Wednesday, 11 November 2020

Review: The Betrayals by Bridget Collins

Publisher: Harper Collins
Published: 12th November 2020

At Montverre, an exclusive academy tucked away in the mountains, the best and brightest are trained for excellence in the grand jeu: an arcane and mysterious contest. Léo Martin was once a student there, but lost his passion for the grand jeu following a violent tragedy. Now he returns in disgrace, exiled to his old place of learning with his political career in tatters.

Montverre has changed since he studied there, even allowing a woman, Claire Dryden, to serve in the grand jeu’s highest office of Magister Ludi. When Léo first sees Claire he senses an odd connection with her, though he’s sure they have never met before.

Both Léo and Claire have built their lives on lies. And as the legendary Midsummer Game, the climax of the year, draws closer, secrets are whispering in the walls…

'The Betrayals' is one of the books that I have been most looking forward to reading in 2020. Bridget Collins first novel for adults, 'The Binding', was one of my books of 2019, so I thought it was a sure bet that I was going to love this one too. It sounded intriguing and mysterious, although from reading the synopsis several times, I wasn't quite sure which exact genres it fit into. Collins states that the story itself is heavily influenced by Hermann Hesse's 'The Glass Bead Game'. I've seen that book many times in the library but I haven't read it myself so knowing the inspiration for the novel didn't really help me much either. Still, all those factors only added to my excited anticipation when I turned to the first page.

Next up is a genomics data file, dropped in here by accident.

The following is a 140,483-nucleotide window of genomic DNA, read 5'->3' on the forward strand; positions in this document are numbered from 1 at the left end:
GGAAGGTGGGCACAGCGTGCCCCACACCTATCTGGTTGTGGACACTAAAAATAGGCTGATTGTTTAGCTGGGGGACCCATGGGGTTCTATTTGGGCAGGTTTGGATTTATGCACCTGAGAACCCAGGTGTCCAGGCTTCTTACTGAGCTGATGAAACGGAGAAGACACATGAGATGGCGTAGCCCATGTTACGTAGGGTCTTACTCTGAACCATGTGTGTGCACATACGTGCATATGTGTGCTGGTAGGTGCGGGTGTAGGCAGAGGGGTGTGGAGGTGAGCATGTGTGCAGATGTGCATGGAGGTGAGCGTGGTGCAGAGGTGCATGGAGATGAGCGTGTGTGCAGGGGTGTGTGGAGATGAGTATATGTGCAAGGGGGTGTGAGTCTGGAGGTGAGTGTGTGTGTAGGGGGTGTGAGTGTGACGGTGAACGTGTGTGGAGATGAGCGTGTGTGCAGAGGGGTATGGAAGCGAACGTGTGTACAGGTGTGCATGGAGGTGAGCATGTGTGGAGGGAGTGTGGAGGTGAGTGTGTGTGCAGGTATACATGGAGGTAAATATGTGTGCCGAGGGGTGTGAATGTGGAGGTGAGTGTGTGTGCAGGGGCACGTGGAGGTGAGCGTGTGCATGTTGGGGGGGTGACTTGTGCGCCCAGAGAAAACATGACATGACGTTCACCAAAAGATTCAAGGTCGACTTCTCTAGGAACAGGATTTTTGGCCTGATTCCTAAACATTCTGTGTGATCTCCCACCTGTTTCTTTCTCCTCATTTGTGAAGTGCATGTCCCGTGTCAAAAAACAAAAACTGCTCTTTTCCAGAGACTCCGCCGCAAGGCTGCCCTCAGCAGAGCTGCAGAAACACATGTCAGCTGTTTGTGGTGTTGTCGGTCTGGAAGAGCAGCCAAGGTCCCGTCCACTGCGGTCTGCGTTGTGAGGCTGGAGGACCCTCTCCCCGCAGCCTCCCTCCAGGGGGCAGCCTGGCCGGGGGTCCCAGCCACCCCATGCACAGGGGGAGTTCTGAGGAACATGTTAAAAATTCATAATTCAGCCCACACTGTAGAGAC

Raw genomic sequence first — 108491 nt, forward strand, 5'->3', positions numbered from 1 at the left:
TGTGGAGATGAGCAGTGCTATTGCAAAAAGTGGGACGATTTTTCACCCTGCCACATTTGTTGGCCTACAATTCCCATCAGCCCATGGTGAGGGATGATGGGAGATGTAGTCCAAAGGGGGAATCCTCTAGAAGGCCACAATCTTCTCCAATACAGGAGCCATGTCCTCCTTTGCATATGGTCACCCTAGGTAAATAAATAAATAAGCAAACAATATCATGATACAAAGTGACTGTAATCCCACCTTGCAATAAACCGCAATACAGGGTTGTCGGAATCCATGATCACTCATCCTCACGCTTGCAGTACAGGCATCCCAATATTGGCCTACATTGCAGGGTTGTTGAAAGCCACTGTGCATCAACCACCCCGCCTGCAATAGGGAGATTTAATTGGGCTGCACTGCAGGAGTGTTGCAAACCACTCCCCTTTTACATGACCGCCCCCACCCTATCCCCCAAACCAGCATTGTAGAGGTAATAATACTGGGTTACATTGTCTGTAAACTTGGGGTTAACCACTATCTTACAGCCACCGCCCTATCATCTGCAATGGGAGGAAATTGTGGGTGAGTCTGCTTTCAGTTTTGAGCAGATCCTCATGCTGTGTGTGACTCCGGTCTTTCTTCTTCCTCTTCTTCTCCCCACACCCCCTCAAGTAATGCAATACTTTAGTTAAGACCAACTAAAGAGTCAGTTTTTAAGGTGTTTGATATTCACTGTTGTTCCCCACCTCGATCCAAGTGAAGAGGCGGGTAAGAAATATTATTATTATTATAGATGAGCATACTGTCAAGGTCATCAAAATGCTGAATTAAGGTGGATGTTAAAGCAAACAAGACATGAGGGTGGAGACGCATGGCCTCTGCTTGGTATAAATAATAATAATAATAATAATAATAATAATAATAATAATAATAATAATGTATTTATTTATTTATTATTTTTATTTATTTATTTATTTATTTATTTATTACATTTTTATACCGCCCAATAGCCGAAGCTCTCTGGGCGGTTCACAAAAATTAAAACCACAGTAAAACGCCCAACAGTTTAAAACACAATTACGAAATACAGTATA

There are very few prominent characters in the novel and overshadowing them all is the 'Grand Jeu'. A game which combines a mixture of music and math, philosophy and religion. All the students and teachers at Montverre study the game and many have devoted their lives to it but although what I did learn about it was fascinating, it becomes almost so abstract that I have to admit that I didn't fully understand it at all. Thinking about it after having finished the book though, maybe that is deliberate choice by the author. This is a game that people spend their whole lives playing and which is so complex that years of study, teaching and discussions go into it. Perhaps it's a game that the reader is never expected to be able to decipher. Although I tried to keep that in mind, I just felt that I wanted to know more and therefore I was left feeling slightly dissatisfied at the end.